In the prime of his life, Jabari may seem a bit different from others his age. His focus on delivering what’s positive, clean and free of divisiveness, places him on the opposite end of the spectrum when compared to others, his age demographic in the Caribbean and even internationally. It’s not something that bothers him though. He’s cool with his choice and says he hopes that what he’s doing offers others his age, a clear understanding that there is definitely another option.
THE ZESS MOVEMENT
In Trinidad, the rise of the Zess movement saw music stars emerge, among them, K Lion – an artiste out of Belmont who passed away in 2020, at the age of 23, having suffered a heart attack in Miami. Jabari knew him well. They went to school together. “I will always give him respect for his talent. He was always really talented. We all had that dream of making a career out of music – not just to make money, but to do what we loved. The majority of those TriniBad artistes are very talented, but it seems to me that what they are portraying to the younger generation is that there is no other way.“
His sentiment has been considered time and time again in social discussions near and far, not only about Trinidad and Tobago’s music, but music carrying negative symbolism and imagery, globally. “The artistes have control. The DJs have to play something on-air and what they are playing is provided by these artistes. If there are more artistes out there who decide to change the script, DJs will follow, because the artistes have an audience, and music is more important than just what plays on the radio, and what plays in a party. Music also speaks to people’s lives because there are people out there who take music literally and it can be dangerous. These artistes can flip the script and actually help people,” Jabari rationalised.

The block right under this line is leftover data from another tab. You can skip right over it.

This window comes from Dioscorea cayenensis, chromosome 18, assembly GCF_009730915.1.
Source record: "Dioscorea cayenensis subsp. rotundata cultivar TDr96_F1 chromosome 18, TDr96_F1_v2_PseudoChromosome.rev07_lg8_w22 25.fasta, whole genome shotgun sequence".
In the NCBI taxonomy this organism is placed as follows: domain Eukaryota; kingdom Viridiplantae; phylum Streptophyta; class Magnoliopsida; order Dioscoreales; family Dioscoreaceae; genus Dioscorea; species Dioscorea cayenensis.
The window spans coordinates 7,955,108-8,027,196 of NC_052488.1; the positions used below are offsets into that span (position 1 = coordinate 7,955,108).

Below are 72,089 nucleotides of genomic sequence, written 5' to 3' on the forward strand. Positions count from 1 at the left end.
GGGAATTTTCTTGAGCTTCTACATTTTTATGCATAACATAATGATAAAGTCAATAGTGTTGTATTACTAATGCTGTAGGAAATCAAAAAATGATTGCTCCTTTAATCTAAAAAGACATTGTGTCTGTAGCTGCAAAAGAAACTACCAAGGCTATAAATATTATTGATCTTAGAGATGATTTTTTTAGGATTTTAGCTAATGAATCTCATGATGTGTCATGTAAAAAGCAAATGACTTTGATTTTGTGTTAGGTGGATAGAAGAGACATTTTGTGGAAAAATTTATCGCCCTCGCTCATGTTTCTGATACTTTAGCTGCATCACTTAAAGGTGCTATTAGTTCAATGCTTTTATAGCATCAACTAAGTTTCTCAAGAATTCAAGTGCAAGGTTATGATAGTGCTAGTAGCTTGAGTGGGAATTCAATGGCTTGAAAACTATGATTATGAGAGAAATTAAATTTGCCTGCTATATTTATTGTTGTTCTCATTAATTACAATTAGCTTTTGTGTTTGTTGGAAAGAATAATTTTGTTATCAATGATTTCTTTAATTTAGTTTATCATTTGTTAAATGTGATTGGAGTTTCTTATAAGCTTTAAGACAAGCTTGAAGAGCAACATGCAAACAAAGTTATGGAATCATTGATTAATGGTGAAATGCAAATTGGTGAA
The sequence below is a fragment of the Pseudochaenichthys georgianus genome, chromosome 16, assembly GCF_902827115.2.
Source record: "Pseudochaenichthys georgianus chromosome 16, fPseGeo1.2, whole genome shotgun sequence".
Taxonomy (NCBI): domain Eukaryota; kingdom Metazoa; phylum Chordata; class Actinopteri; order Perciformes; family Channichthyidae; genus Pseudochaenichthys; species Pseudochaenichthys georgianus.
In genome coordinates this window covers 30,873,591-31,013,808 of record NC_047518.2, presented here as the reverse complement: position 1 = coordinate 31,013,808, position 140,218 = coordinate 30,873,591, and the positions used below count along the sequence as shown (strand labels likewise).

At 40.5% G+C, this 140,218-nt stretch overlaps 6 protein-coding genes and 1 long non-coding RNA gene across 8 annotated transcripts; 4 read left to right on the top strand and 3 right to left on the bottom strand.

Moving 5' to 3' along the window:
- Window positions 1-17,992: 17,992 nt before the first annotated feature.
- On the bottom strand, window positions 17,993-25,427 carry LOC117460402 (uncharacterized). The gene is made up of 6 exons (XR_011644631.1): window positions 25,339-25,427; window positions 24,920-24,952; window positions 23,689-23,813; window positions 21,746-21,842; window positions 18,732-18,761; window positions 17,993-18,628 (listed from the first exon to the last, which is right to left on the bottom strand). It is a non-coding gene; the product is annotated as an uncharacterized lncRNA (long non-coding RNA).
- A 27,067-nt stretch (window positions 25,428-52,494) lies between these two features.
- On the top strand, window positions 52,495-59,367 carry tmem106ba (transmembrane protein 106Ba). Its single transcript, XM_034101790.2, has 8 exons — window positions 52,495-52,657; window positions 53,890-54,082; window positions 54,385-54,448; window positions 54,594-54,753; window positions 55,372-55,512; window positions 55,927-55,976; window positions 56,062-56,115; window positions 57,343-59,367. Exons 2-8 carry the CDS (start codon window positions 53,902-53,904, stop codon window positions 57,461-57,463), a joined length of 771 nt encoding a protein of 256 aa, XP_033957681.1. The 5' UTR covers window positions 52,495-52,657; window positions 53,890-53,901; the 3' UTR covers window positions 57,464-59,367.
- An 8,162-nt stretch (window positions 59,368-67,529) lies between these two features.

A firm believer that the gifts granted to us all, should be used to do good, Jabari said, “these people have a gift where they can reach others with their gift. They have melodic capabilities that people who listen to their music catch on to their songs so easily; if they could just change their lyrics to sing a little more positive music, and basically try to preach to the youths that it doesn’t have to be all bad, there could be change.” He went on to say that in his head, if every single one of those popular artistes of the movement made a cumulative and conscious decision to push only positive songs, the DJs would ultimately have no other choice than to play those positive songs. The argument has however been that when positive music is released, the airplay is often non-existent. “The reason those artistes became so popular is because they have their own market – a market they created with the people around them. They went directly to the people before the music was even playing on the radio stations. Their people made it possible,” said Jabari. He added, “my whole thing is, it’s not impossible to feed the people positive lyrics. To me, it’s a matter of if you want to do it or not.”
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